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Placenta. 2014 Nov;35(11):947-52. doi: 10.1016/j.placenta.2014.08.091. Epub 2014 Sep 6.

Placental concentrations of bisphenol A and birth weight from births in the Southeastern U.S.

Author information

1
Dipartimento di ostetricia e ginecologia, Università degli studi di Salerno, Italy. Electronic address: j.troisi@studenti.unisa.it.
2
Department of Biological and Environmental Sciences, University of Tennessee-Chattanooga, Chattanooga, TN, USA.
3
Department of Chemistry, University of Tennessee-Chattanooga, Chattanooga, TN, USA.
4
University of Tennessee College of Medicine, Department of Obstetrics and Gynecology, Chattanooga, TN, USA.
5
Dipartimento di ostetricia e ginecologia, Università degli studi di Salerno, Italy.

Abstract

INTRODUCTION:

Bisphenol A (BPA) is a weakly estrogenic compound that has been detected in a wide variety of food products and biological matrices (saliva, blood, urine, etc). Despite the potential risk of human exposure to BPA, little information exists concerning maternal and fetal exposure to BPA during pregnancy. The aim of this study is to evaluate the correlation between placental BPA concentration, infant birth weight and calculated birth weight centile, and several other maternal and infant parameters.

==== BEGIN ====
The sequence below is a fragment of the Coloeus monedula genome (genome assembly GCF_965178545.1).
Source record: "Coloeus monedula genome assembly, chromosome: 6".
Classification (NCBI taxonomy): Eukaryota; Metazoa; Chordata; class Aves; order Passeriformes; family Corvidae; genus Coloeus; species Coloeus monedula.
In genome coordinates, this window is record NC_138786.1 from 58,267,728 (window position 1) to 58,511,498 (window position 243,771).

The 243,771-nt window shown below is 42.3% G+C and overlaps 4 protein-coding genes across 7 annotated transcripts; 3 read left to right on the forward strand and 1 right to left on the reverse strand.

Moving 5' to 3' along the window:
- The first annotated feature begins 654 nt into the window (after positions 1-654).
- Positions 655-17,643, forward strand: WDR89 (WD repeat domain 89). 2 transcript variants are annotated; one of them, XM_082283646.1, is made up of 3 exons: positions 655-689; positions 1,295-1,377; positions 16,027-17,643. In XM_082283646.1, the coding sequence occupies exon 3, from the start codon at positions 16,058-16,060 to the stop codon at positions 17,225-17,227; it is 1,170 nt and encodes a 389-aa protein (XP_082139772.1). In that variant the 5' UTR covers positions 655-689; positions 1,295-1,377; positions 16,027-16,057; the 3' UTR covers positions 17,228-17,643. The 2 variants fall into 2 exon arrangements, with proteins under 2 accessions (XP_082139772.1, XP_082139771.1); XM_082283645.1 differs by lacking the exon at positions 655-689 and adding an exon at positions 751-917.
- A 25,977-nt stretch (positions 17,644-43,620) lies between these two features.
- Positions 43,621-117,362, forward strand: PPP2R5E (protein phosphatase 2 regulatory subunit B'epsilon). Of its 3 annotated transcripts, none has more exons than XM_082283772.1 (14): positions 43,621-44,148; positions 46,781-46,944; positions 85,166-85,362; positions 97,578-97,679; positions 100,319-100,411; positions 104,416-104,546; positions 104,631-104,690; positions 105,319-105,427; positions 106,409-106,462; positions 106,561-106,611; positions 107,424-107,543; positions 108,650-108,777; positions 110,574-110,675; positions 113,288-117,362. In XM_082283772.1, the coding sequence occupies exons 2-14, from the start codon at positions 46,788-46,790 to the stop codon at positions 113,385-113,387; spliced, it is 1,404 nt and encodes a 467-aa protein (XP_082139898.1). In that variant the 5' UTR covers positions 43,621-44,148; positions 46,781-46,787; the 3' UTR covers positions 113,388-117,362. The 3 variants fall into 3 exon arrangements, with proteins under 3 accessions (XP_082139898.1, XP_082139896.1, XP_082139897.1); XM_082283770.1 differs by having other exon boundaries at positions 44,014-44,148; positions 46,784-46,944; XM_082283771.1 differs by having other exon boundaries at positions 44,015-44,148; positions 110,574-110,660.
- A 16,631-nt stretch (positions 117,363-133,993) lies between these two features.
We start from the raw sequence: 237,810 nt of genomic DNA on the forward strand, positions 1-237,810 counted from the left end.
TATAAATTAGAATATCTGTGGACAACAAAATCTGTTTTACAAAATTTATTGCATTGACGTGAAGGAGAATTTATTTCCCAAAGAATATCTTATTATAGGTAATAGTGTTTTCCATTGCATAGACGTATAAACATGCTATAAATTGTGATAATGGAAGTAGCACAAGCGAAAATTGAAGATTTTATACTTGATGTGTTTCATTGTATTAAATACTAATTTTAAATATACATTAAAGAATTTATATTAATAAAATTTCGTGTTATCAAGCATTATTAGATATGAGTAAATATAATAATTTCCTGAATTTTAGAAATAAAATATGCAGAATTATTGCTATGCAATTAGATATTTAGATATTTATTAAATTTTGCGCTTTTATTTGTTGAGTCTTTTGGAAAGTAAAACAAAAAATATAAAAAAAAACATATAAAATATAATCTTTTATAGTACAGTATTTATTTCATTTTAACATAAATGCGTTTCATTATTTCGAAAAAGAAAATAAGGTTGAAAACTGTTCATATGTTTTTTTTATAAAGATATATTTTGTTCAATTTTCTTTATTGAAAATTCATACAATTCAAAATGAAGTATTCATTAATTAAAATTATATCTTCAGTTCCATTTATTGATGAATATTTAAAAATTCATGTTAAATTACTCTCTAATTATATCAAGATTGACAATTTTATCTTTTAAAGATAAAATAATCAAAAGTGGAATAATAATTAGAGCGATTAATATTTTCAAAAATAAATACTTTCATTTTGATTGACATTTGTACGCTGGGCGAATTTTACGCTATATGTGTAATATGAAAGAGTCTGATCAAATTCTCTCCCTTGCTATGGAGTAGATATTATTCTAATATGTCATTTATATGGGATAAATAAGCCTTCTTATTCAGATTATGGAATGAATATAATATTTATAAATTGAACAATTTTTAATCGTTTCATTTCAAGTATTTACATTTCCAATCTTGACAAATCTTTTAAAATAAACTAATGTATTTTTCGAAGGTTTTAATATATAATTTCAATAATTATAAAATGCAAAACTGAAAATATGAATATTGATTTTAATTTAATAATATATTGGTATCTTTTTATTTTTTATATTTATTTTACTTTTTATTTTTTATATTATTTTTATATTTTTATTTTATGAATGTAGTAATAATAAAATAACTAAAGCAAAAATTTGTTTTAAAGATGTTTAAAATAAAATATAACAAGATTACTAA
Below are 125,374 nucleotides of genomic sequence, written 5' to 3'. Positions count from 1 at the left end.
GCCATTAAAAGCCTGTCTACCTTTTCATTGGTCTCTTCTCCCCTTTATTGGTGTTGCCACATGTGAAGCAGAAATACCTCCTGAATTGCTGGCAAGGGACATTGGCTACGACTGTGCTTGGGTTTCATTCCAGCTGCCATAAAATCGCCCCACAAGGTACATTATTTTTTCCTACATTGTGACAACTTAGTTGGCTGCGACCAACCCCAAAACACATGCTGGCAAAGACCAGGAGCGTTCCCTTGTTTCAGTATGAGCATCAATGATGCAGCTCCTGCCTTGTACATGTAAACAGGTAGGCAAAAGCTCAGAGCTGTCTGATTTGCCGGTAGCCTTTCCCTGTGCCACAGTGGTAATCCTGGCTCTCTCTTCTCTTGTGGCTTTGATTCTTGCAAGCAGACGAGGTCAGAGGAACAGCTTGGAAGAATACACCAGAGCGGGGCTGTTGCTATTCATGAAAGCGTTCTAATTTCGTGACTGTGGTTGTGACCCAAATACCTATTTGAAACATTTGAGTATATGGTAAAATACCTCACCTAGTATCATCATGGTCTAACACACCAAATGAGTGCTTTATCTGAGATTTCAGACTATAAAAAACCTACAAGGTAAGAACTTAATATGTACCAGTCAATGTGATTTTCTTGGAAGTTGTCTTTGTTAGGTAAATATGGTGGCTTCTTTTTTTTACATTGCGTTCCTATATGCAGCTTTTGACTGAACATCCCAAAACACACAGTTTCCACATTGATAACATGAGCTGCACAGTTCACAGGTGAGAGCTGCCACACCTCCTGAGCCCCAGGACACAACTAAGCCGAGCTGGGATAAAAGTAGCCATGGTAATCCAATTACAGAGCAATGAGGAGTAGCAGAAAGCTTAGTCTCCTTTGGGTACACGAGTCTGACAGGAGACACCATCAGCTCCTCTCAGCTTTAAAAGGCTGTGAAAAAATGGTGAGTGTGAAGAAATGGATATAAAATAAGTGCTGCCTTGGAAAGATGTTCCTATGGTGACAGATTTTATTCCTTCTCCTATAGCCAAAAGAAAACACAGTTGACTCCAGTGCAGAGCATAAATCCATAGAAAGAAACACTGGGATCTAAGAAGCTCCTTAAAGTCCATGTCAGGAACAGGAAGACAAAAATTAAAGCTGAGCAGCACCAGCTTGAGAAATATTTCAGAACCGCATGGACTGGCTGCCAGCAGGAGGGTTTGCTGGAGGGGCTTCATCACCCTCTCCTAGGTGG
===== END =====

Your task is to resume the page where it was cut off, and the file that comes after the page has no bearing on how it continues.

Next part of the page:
METHODS:

Placental sample were collected from 200 subjects. BPA levels were measured by isotope dilution GC-MS. Additional maternal and infant data were gathered from medical charts and were potential correlates with placental BPA levels.

RESULTS:

Placental BPA concentrations ranged from 4.4 ng/g to 273.9 ng/g in oven-dried tissue (average 103.4 ± 61.8 ng/g). There was a significant negative correlation between calculated birth weight centile and levels of placental BPA (p < 0.05). Low birth weight and small for gestational age infants also had significantly greater placental BPA concentrations as compared to normal weight infants and average/large for gestational age infants. Infants born to African American mothers also had greater placental BPA concentrations as compared to infants born to Hispanic mothers.

DISCUSSION:

Placental BPA concentrations are correlated with the growth potential of the fetus and may play a role in reduced fetal growth.

KEYWORDS:

Bisphenol A placental concentration; Fetal growth restriction

PMID:
25227326
DOI:
10.1016/j.placenta.2014.08.091
[Indexed for MEDLINE]

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